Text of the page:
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Norovirus: visiting restrictions for children under 12

To help protect our patients from the spread of Norovirus and to reduce the risk of bed closures as a result of this infection  we are encouraging parents not to bring their children (under 12 years) to the hospital in March.

Road works on Robinson Way 11-15 March

Robinson Way, the main ring road round the campus, will be reduced to a single lane along two stretches to allow for resurfacing.

Addenbrooke’s nurses showcase work at Florence Nightingale conference

Three Addenbrooke's nurses have had their posters accepted at next week's Florence Nightingale Foundation annual conference.

Head of Audiology is Visiting Professor at University of Toronto

Dr David Baguley, head of audiology has been honoured as a Visiting Professor at the University of Toronto.

Children to have say in clinical research

For the first time children will be given the power to make decisions in the running of a clinical research facility.


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Addenbrooke’s researchers develop Alzheimer’s test

10 June, 2009

A new mental agility quiz development by researchers from the Neurology team could help detect Alzheimer's disease more accurately than traditional tests.

The new test is designed so that patients can carry out the test themselves, potentially while sitting in a GP or hospital waiting room.

Jeremy Brown, consultant neurologist here at Addenbrooke's said the new Test Your Memory (TYM) evaluation provides more accurate results than the traditional standard mini mental-state examination, or MMSE.

The TYM evaluation detected 93% of patients with Alzheimer's in a trial involving 540 healthy people and 139 patients. This compared with 52% of patients tested with the MMSE – a test that has been used for decades to assist doctors in making a diagnosis.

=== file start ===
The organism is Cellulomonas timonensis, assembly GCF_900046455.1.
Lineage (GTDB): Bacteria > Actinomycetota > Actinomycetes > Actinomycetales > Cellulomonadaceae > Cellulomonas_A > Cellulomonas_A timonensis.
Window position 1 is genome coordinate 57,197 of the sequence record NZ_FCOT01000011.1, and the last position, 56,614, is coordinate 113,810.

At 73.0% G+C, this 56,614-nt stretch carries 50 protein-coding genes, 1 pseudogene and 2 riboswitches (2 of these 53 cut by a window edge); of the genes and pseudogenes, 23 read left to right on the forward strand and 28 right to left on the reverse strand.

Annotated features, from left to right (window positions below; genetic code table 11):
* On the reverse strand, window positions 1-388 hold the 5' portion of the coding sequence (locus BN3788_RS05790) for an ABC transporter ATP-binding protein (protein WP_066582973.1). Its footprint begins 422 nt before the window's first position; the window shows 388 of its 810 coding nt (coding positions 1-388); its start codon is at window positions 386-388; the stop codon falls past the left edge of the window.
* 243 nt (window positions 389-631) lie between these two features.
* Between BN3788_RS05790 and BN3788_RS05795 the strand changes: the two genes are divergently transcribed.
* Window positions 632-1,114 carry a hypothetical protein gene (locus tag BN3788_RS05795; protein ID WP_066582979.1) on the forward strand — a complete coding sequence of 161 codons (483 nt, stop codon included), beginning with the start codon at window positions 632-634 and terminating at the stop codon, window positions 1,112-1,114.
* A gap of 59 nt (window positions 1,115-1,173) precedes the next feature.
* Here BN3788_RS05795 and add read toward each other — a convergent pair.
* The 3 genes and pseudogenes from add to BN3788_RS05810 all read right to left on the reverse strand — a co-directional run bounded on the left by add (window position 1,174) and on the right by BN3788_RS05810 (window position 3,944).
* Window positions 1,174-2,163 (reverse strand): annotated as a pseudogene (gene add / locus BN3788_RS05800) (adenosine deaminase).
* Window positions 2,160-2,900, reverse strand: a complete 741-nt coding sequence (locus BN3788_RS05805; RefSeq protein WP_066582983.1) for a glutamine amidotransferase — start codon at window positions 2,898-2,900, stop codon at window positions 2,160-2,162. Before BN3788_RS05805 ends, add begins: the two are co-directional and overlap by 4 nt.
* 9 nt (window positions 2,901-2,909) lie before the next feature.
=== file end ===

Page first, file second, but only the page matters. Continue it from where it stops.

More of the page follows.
The new test is also more likely to diagnose patients in the early stages of the disease – a crucial period when drug treatments are most effective. The test can also be carried out without the direct involvement by a nurse or doctor.

"Although this is a very simple test that can be done alone, it's not really to be done at home as there are all sorts of reasons why people may not perform well that are not related to Alzheimer's," said Dr Brown.

The TYM evaluations are more difficult than MMSE, requiring the patient to recall a longer sentence and use language in different ways. It also includes two visuospatial tasks, which are believed to be important for differentiating Alzheimer's from other memory problems.

Researchers hope to be able to make the test available for GPs who want it to download shortly.

"We are really pleased to have developed something which may improve early diagnosis as there are in many cases effective action that can be taken. In particular we think it will be much easier to use with people who do not have English as a first language."












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